Ag Today August 23, 2019

Trump orders American companies to ‘start looking for an alternative to China’ [New York Times]

Hours after Beijing said it would increase tariffs on American goods in response to President Trump’s latest round of Chinese levies, the president ordered companies in the United States to stop doing business with China and warned of additional retaliation….The escalation in the trade dispute between the world’s two largest economies came as China said it would raise tariffs on $75 billion worth of American-made goods, including crude oil, cars and farm products, if Mr. Trump carries through with his plan to tax an additional $300 billion worth of imports….China’s plan to retaliate, which was announced late on Friday in Beijing, includes putting new tariffs of 5 percent or 10 percent on American goods.


Can Japan show the world how to avoid Trump’s trade hammer? [Wall Street Journal]

…Negotiations between Japan and the U.S. are in their final stages, according to Japanese economic revitalization minister Toshimitsu Motegi, speaking from Washington, D.C. on Thursday. It isn’t yet clear whether the two countries can reach the so-called mini-deal both are hoping for, but the mood music is in a much brighter key than for the more closely watched U.S. talks with China….Despite President Trump’s almost-immediate withdrawal from the Trans-Pacific Partnership brokered by the previous administration, the U.S. is now pushing for agricultural access to Japan at least on par with that enjoyed by the countries that signed up to the residual Pacific trade deal.


San Diego farmers facing major worker shortage [KGTV, San Diego]

A shortage of labor is creating big problems for San Diego farmers. According to the San Diego Farm Bureau, the slowing workforce is expected to impact local farmers and the price we pay at the grocery store. The bureau says the problem stems from an aging work force, the lack of an easy-to-navigate visa program, and the cost of living in San Diego County….Although times are tough for farmers in San Diego, the bureau says there is a solution – creating a boiled down visa program that simplifies things for farmers and the workers they need.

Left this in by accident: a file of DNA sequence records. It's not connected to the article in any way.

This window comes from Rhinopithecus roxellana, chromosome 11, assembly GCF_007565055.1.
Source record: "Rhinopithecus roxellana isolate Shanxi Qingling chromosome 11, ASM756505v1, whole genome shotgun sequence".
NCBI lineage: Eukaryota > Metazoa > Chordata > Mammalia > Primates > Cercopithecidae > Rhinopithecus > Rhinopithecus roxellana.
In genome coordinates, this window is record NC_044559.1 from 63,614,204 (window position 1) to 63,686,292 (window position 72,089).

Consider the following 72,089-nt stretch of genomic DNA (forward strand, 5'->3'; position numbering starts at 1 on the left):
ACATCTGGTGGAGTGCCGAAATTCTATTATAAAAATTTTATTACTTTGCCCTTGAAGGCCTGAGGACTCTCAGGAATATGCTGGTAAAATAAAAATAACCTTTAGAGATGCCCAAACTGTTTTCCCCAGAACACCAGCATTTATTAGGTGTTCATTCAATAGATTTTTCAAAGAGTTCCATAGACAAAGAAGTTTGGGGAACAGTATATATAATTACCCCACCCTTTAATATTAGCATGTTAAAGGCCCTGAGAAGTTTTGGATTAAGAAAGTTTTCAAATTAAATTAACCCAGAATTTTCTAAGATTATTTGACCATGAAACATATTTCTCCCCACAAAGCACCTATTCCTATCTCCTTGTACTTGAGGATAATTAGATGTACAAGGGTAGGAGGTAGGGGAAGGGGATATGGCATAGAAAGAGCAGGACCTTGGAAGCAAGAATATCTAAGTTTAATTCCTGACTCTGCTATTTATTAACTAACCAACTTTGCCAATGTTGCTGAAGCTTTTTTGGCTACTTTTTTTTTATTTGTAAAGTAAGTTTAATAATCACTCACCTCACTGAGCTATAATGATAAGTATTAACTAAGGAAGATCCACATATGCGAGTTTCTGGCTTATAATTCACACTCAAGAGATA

This California business was mushrooming. Then came the insurance crisis [Sacramento Bee]

Joel Gutierrez jumped into the mushroom business by chance,…Colfax is right in the middle of one of California’s many high-risk fire zones which for the past two years have been facing a growing insurance crisis. Gutierrez and his family are among thousands of locals who this summer have been dropped from their homeowners wildfire insurance, forcing them to look for more expensive plans they were unprepared to handle. The extreme fire-danger conditions also have prompted their energy supplier, Pacific Gas & Electric Company, to warn them other rural Californians about impending public-safety power shutoffs. For Gutierrez, that would mean setting business back to up to two months and losing some of his primary customers.


What is an endangered species worth? Trump rule sparks debate [PBS NewsHour]

What is the cost to the economy when an animal is listed as an endangered species? The Trump administration could soon start to publicize that calculation, along with the cost and benefits of categorizing an animal that way, under new rules it finalized earlier this month….Environmentalists caution that calculating costs and making them public could influence, even subconsciously, whether government officials list a species, saying the Trump administration already has a track record of siding with businesses and rolling back environmental protections. The new rule has, in a sense, already had an effect, by raising debate over how Americans should determine the value of a species and whether it is possible to accurately weigh the costs and benefits of keeping plants and animals from going extinct.